How to Prevent the Cost of a Data Breach from SQL Injection Attacks

By Staff Contributor on October 16, 2015

The average total cost of a data breach right now is $3.79 million, according to the 2015 Cost of Data Breach Study: Global Analysis. Cyber attacks are one of the top reasons for this exorbitant sum. Hackers attack websites to gather commercial information, consumer information, or targeted profiles.

Data breach attempts need to be thwarted quickly. Any delay in suppressing them could result in damaging the reputation of both your website and business because companies are required to report the loss of financial and personal data. Your reputation is only a portion of the damage and costs your organization could be subjected to. As hackers become more sophisticated, fighting cyber attacks, like SQL injection attempts, becomes much more difficult.

What if you are the victim of a data breach? You need to be prepared to handle the situation and execute appropriate preventive measures, while maintaining your business functions. The following sections explain how to detect, respond, analyze, and prevent attacks using the right combination of technology, processes, and people.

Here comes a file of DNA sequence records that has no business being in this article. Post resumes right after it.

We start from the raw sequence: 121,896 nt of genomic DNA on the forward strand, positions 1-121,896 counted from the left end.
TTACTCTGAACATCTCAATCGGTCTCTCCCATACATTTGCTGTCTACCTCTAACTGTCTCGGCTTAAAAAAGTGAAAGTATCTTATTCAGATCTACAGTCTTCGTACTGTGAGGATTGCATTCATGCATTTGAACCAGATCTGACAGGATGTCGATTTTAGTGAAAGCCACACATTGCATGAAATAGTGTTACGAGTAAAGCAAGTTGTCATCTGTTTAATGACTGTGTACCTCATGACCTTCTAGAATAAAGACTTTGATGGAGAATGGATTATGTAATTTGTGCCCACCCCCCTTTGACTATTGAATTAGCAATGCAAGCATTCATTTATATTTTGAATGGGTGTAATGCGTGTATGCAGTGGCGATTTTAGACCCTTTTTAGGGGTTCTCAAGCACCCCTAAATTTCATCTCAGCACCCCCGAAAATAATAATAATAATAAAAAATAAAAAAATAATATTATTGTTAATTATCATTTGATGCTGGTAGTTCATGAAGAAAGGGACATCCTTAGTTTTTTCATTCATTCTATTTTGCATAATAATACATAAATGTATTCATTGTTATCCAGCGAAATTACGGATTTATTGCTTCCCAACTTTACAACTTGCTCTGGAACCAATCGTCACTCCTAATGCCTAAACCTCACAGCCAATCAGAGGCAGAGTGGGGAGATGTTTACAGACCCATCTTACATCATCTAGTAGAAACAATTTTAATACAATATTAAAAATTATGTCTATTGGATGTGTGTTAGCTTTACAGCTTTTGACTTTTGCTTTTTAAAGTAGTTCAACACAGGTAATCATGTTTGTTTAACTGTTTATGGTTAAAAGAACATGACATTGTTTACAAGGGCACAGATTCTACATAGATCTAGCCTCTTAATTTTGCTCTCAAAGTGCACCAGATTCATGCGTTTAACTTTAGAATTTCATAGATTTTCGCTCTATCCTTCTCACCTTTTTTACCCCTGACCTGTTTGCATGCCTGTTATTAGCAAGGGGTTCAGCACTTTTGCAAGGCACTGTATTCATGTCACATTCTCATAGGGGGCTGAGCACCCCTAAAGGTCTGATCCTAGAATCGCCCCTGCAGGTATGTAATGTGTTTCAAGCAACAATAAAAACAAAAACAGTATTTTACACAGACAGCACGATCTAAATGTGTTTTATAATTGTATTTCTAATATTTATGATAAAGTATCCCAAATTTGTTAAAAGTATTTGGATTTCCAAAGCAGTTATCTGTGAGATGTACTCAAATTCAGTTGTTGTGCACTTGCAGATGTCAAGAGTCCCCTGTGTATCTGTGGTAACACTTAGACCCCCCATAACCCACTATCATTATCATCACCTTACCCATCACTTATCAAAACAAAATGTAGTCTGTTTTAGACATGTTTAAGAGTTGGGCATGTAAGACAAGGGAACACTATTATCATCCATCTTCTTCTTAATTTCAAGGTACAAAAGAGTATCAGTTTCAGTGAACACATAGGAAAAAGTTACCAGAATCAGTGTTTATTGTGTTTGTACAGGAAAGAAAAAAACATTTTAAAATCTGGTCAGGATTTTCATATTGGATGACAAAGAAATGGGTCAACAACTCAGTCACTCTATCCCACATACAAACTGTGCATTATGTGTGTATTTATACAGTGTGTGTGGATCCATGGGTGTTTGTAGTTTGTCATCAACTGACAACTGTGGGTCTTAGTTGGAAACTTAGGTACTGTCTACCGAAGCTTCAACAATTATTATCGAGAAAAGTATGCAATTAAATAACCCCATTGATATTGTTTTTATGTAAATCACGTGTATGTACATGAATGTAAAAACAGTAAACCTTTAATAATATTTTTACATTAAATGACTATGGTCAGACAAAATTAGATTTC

SQL injection attacks mainly focus on harvesting sensitive information like login credentials and credit card information. Basically, hackers try to exploit vulnerabilities in applications or the network. Typically, you want to benchmark the events that could happen in your environment. Then you can start tracing anomalous events.

Here is a list of items to be aware of in order to detect an attack within minutes:

  • Scan for new and unique errors.
  • Common SQL injection items: Look for references to system tables, views, functions, and schemas.
  • Permission errors: Look for unauthorized users trying to alter database tables or run the COPY command.

The intuition of experienced people is a powerful tool. Follow up on all those hunches and nagging feelings!


These evergreen programming basics: constrain, reject, and sanitize still hold true. Here are some of the simple measures you need to take to protect the integrity of your website and/or applications:

  • Apply security patches regularly, and ensure that known vulnerabilities are patched.
  • Use parameterized queries in SQL codes, instead of the dynamic queries, when building sites.
  • Whitelist all the input validations, and blacklist the known malicious characters.
  • Use custom error messages instead of generic SQL errors, which provide a wealth of information to potential hackers.
  • Monitor all activity logs using automated tools.
  • Acquire threat intelligence from the security community, and maintain a blacklist of attack sources.

Above all, educate your users on effective safety measures. SQL injection can happen to anyone. Make sure you are able to detect it, recognize it, fix it, and assess the damage in order to mitigate future attacks.

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